Aside From Apple: 3 Stocks That Have Nosedived From Their 52-Week Highs (Part II)

Robby is a member of The Motley Fool Blog Network -- entries represent the personal opinion of the blogger and are not formally edited.

This is Part II of a two-part article. Click here to the first part.

The past two months have been an exciting time for financial newscasters and pundits. The sensational news is that Apple’s stock – seen by many as infallible – has had a great fall. After hitting $700 in September, with so much enthusiasm and eagerness to see $800 or $1000 right around the corner, Apple investors have been stunned by a 20% drop in the value of their shares. As some comfort to those shareholders, I’d like to remind the world that Apple (NASDAQ: AAPL) isn’t the only company this year to have had a great fall from the top.

Sandals and Scandals

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BIG data by YCharts

Big Lots (NYSE: BIG) seemed to be moving along just fine for years, charting some respectable gains in stock price from 2011 to 2012. When did Big Lots fall off a cliff? The stock reached a high of around $46 in April – the peak of the mountain. After reaching that point, shares plummeted 24%, which didn’t take the stock to the base of the mountain; another 20% plunge was only four months away. The stock has fallen further since then.

What happened?

The first major tumble from the stock’s 52-week high occurred on April 23. It was triggered by a press release from Big Lots, stating that the March 2012 estimate of a 2%-4% sales increase was incorrect. Instead, the company said comparable store sales would be negative compared to prior guidance, and that the electronics and consumables businesses were performing below expectations.

Investors didn’t appreciate the news. The stock fell off the first cliff, climbed 10% over the next three months, and plunged another 20% off the second cliff. This time, it was because the company cut its expectations for 2012 earnings per share from $3.35-3.40 to $2.80-2.95. Big Lots posted earnings per share of $0.36, which was five cents lower than expected.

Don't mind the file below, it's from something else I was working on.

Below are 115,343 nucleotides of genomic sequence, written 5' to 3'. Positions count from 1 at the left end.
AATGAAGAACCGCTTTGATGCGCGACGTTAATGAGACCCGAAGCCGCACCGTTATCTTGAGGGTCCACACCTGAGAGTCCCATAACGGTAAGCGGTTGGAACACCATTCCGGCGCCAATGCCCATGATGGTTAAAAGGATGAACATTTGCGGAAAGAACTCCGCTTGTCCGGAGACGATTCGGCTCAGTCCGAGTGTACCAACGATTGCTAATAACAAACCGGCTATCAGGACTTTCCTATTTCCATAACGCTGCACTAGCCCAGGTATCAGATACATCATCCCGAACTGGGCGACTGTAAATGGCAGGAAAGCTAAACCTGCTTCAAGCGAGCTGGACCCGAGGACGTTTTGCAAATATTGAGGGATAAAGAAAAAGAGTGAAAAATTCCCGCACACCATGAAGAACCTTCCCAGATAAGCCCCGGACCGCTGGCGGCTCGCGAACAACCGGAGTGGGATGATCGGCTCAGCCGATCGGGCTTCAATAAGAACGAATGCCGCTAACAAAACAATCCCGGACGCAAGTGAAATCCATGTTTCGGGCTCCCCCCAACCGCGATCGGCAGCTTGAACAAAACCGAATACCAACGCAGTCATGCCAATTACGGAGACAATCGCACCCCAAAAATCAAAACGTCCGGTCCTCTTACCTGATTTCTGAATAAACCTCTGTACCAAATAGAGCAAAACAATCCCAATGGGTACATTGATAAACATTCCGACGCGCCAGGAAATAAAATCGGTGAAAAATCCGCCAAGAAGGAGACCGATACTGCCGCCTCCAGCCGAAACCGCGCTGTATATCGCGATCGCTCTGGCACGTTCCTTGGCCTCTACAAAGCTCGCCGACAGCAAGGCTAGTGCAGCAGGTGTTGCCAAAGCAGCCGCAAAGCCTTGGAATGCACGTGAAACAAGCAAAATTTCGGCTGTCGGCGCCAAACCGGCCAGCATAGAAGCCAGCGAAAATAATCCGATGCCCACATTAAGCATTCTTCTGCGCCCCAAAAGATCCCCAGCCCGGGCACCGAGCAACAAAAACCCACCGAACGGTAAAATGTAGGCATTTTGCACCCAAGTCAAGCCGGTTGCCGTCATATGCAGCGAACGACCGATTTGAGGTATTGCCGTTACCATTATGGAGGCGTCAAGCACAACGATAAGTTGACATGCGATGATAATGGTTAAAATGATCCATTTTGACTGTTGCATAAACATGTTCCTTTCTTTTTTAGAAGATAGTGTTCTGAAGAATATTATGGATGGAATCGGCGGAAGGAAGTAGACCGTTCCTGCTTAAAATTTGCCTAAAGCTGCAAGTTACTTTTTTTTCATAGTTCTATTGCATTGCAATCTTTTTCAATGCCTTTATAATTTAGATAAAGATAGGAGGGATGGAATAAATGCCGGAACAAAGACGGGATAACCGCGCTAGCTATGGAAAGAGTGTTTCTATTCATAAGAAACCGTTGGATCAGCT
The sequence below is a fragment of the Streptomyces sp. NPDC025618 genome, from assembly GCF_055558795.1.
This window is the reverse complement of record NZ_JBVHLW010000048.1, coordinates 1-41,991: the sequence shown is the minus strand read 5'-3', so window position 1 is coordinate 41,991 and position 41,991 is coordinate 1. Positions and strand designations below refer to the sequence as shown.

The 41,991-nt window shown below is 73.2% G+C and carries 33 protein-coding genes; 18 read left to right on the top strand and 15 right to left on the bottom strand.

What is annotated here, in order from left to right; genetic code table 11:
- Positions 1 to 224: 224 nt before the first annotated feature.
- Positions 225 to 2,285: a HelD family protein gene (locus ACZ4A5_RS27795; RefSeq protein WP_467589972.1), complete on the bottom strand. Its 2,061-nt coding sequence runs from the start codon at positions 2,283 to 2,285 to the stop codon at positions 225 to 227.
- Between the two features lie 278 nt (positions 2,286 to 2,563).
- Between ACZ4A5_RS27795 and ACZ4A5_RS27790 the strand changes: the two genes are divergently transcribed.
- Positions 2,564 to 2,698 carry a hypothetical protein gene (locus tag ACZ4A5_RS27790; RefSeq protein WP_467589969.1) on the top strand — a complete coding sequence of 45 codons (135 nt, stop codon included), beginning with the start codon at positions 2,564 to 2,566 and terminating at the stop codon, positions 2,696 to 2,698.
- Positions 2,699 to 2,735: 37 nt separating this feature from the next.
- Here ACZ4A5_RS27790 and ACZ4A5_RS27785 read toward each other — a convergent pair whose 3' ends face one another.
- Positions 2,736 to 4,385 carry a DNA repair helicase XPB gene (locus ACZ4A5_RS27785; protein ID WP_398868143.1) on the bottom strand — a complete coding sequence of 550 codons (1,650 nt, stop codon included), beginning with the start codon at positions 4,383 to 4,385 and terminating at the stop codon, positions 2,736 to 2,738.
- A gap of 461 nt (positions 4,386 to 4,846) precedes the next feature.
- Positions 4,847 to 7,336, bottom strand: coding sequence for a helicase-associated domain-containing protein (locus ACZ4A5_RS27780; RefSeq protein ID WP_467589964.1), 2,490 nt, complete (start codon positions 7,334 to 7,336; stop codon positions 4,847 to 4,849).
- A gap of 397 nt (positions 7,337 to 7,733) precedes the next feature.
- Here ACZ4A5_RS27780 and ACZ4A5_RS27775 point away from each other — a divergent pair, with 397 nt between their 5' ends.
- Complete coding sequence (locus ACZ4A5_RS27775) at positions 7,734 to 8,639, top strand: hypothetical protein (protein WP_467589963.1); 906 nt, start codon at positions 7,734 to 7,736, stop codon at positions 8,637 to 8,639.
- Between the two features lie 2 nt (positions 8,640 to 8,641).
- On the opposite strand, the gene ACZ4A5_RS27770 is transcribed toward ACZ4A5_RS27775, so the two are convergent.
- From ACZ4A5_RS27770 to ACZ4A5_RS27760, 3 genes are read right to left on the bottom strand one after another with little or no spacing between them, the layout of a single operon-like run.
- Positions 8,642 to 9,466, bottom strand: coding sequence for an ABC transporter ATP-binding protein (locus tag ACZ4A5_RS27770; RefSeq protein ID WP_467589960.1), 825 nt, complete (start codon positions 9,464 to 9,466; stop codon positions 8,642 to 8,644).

The fun continues with Big Lots. The company’s CEO, Steven Fishman, is currently under investigation by the SEC because of alleged trades he made right before the stock’s first cliff-dive in April. Allegedly, he sold $10 million of stock right before the release of negative guidance, avoiding $2.4 million in losses, according to the Wall Street Journal.

A Sleepy Mattress-maker

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TPX data by YCharts

Shares of Tempur-Pedic (NYSE: TPX) hit an all-time high in April 2012. If you bought the stock at that time, your shares are currently worth 60% less than what you paid. The lead-up to the all-time high was tremendous, experiencing a 40% gain between November 2011 and April 2012, and experiencing a 200% gain between September 2010 and April 2012. The shares have come back down to Earth, now trading at the same levels they were priced in September 2010.

What Happened?

While Big Lots had two sharp falls in stock price this year, the mattress giant experienced three – the first in April, the second in June, the third in October. The first was prompted when Tempur-Pedic reported Q1 results that revealed reduced sales and earnings per share guidance for full-year 2012. The company followed up in June by cutting its outlook for EPS by almost 29%, and lowered estimated of full-year revenue by more than 10%. And in October the trend continued with Tempur-Pedic lowering revenue projections and EPS forecasts.

These surprises prompted a national securities law firm to investigate the company for potential securities fraud. The firm, Faruqi & Faruqi, LLP, was exploring the possibility that Tempur-Pedic had failed to disclose its deteriorating competitive position in a timely manner, and had misled investors by releasing positive statements concerning the company’s outlook.

It’s been a less-than-fantastic year to be a Tempur-Pedic shareholder.

The Bottom Line

Although Tempur-Pedic and Big Lots seem to be nowhere near a recovery, keep in mind that a stock can tumble 20% in a day only to regain its footing in a week – and perhaps thrive in the following years. A sudden drop in value of your stock isn’t a sure indication that anything is fundamentally wrong with the company you own. The market can be skittish. You should keep your composure. Avoid panicking, take the time to review the fundamentals of the company, and always make a non-emotional decision whether to buy or sell.

robbyinvest has no positions in the stocks mentioned above. The Motley Fool owns shares of Apple, Big Lots, and Tempur-Pedic International. Motley Fool newsletter services recommend Apple. Try any of our Foolish newsletter services free for 30 days. We Fools may not all hold the same opinions, but we all believe that considering a diverse range of insights makes us better investors. The Motley Fool has a disclosure policy. Is this post wrong? Click here. Think you can do better? Join us and write your own!

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